Is there a way for an individual to choose a career and have certainty that the career will offer the same rewards others have been given? Is there a marriage which will offer, with certainty, happy love between the beloved? Both Kierkegaard and Nietzsche were interested in these questions. Are there certain gifted individuals who know if you should marry or become a minister or a journalist or a philologist or is it something you should perhaps speak to God about and yourself? Nietzsche thinks the ethicist can help the person find the good. Kierkegaard said, "the ethicist can tell a person it's her duty to marry but the ethicist can in no way tell her whom she should marry." Kierkegaard questioned the supposition that anyone had a "duty" to marry. He was against people becoming "soul experts" and "expert knowers of love". But can an individual be an expert knower of him or her self? Nietzsche says no,
Vanity is the involuntary inclination to set one's self up for an individual while not really being one; that is to say, trying to appear independent when one is dependent. The case of wisdom is the exact contrary: it appears to be dependent while in reality it is independent. Friedrich Nietzsche, Axiom 13 We Philologists.
Kierkegaard made an analogy to this idea of taking knowledge and putting it into practice in his 1845 book, Three Discourses on Imagined Occasions (Hong 1993), also translated as Thoughts on Crucial Situations in Human Life (Swenson 1941). He questions if knowledge has any importance at all without making use of it in daily life:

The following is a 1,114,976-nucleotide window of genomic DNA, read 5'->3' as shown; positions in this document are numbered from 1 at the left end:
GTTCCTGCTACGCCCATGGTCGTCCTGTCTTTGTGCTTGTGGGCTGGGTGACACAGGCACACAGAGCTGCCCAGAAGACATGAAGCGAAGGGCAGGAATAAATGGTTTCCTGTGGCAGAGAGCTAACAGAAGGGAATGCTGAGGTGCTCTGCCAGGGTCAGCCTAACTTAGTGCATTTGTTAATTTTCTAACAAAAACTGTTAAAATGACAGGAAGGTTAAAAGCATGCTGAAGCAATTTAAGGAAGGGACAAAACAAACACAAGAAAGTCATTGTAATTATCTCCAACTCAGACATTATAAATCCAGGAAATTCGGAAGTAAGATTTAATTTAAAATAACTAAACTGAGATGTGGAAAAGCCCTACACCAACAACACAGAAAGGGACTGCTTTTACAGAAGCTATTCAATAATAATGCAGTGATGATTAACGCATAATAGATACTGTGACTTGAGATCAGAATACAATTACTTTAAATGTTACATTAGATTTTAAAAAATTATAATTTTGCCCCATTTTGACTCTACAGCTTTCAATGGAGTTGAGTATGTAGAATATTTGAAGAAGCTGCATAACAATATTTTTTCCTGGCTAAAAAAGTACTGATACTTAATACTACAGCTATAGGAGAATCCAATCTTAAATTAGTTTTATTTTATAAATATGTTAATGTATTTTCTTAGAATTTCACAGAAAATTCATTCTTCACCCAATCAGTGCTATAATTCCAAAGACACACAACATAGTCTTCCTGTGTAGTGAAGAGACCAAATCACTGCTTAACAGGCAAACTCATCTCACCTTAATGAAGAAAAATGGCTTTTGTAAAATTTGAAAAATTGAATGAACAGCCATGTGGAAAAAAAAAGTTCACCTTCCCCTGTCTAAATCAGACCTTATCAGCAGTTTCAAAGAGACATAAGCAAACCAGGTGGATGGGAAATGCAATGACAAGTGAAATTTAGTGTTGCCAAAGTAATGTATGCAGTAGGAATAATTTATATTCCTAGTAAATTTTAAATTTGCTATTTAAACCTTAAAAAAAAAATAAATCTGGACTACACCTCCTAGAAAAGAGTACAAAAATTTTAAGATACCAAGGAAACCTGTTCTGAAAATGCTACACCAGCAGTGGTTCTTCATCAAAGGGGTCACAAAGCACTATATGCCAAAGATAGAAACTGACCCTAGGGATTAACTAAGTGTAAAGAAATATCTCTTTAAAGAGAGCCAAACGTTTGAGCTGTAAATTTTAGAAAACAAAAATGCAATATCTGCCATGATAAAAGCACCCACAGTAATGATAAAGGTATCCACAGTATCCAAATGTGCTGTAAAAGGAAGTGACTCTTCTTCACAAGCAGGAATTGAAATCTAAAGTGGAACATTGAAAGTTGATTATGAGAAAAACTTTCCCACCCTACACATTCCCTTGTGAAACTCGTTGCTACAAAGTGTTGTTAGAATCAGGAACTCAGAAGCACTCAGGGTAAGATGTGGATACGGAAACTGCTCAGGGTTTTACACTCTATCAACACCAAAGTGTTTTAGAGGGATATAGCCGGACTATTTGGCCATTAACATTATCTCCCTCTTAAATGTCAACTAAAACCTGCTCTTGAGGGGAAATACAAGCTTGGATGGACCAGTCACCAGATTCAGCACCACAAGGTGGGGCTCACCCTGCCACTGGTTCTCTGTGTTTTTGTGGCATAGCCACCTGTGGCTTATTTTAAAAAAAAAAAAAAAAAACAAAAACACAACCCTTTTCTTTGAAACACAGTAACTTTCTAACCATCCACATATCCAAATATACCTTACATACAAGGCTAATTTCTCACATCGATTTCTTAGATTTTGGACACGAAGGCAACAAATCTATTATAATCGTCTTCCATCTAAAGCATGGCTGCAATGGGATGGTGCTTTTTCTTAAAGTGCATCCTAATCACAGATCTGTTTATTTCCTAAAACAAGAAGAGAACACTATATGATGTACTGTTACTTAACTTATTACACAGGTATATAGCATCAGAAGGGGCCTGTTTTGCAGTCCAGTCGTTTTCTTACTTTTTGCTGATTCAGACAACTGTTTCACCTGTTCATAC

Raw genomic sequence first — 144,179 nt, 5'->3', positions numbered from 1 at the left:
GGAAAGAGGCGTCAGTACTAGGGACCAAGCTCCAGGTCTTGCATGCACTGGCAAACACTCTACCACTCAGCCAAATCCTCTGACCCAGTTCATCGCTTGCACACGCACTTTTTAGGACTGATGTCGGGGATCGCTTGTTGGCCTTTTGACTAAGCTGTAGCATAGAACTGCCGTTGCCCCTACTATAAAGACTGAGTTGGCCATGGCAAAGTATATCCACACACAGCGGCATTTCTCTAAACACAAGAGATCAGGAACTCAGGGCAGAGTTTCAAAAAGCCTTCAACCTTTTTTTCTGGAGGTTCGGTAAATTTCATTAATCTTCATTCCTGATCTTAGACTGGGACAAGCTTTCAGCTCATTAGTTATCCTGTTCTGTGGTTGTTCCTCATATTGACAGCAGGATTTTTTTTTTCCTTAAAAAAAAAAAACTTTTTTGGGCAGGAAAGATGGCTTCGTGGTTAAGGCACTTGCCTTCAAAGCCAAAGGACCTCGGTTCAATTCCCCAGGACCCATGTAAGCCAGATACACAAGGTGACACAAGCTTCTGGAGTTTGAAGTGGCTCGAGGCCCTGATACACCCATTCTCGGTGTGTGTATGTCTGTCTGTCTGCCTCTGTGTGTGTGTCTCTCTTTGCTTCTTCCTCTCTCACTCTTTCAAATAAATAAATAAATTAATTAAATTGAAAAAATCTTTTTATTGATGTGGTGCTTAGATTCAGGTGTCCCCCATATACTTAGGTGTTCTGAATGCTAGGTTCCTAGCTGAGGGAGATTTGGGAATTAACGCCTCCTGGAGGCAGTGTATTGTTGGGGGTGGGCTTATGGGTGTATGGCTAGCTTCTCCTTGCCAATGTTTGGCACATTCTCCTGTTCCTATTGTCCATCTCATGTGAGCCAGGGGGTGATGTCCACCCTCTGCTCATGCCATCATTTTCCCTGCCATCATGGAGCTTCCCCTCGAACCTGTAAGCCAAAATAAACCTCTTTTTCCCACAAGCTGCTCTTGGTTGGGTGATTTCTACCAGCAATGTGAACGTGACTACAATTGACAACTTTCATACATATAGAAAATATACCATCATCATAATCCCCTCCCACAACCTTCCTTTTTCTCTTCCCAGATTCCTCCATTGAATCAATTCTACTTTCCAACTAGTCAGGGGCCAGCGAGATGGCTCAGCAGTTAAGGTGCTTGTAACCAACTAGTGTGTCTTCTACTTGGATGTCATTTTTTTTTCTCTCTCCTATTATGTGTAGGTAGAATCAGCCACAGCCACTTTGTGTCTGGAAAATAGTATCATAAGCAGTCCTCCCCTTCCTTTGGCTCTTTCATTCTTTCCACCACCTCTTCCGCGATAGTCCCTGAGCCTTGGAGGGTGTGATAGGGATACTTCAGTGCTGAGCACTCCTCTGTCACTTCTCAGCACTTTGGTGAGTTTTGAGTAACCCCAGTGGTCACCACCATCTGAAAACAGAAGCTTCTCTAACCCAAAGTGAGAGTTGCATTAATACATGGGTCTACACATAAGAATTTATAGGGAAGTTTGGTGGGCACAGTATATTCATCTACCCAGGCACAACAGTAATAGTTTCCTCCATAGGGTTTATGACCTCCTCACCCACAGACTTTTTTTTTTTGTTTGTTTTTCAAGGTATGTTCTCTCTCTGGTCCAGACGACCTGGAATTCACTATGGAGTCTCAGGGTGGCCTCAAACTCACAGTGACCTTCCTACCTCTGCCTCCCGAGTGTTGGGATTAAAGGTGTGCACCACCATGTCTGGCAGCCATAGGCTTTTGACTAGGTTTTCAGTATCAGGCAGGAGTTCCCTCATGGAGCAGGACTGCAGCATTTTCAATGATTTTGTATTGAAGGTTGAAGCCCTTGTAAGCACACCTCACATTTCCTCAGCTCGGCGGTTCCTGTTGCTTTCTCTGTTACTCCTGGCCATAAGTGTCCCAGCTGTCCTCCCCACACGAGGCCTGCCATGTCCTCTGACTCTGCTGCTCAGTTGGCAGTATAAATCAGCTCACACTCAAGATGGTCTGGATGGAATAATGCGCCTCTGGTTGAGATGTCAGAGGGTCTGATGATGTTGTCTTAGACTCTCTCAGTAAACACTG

"Let us imagine a pilot, and assume that he had passed every examination with distinction, but that he had not as yet been at sea. Imagine him in a storm; he knows everything he ought to do, but he has not known before how terror grips the seafarer when the stars are lost in the blackness of the night; he has not known the sense of impotence that comes when the pilot sees the wheel in his hand become a plaything for the waves; he has not known how the blood rushes to the head when one tries to make calculations at such a moment; in short, he has had no conception of the change that takes place in the knower when he has to apply his knowledge. What fair weather is to the sailor, that for the ordinary person is to live at the same pace with others and with the race, but the moment of decision, the dangerous moment of reflection when he takes himself out of the environment to be alone before God, to become a sinner, this is the stillness that upsets the customary order like a storm at sea. He knew all this, knew what would happen to him, but he did not know how anxiety would seize him, as he felt himself deserted in the manifold wherein he has his soul; he did not know how the heart beats when help from others, and the guidance from others, and the standards and the distractions afforded by others, vanish in the stillness; he did not know the trembling of the soul, when it is too late to shout for human aid, since no one can hear him: in short, he had no idea of how knowledge is changed when he needs to apply it."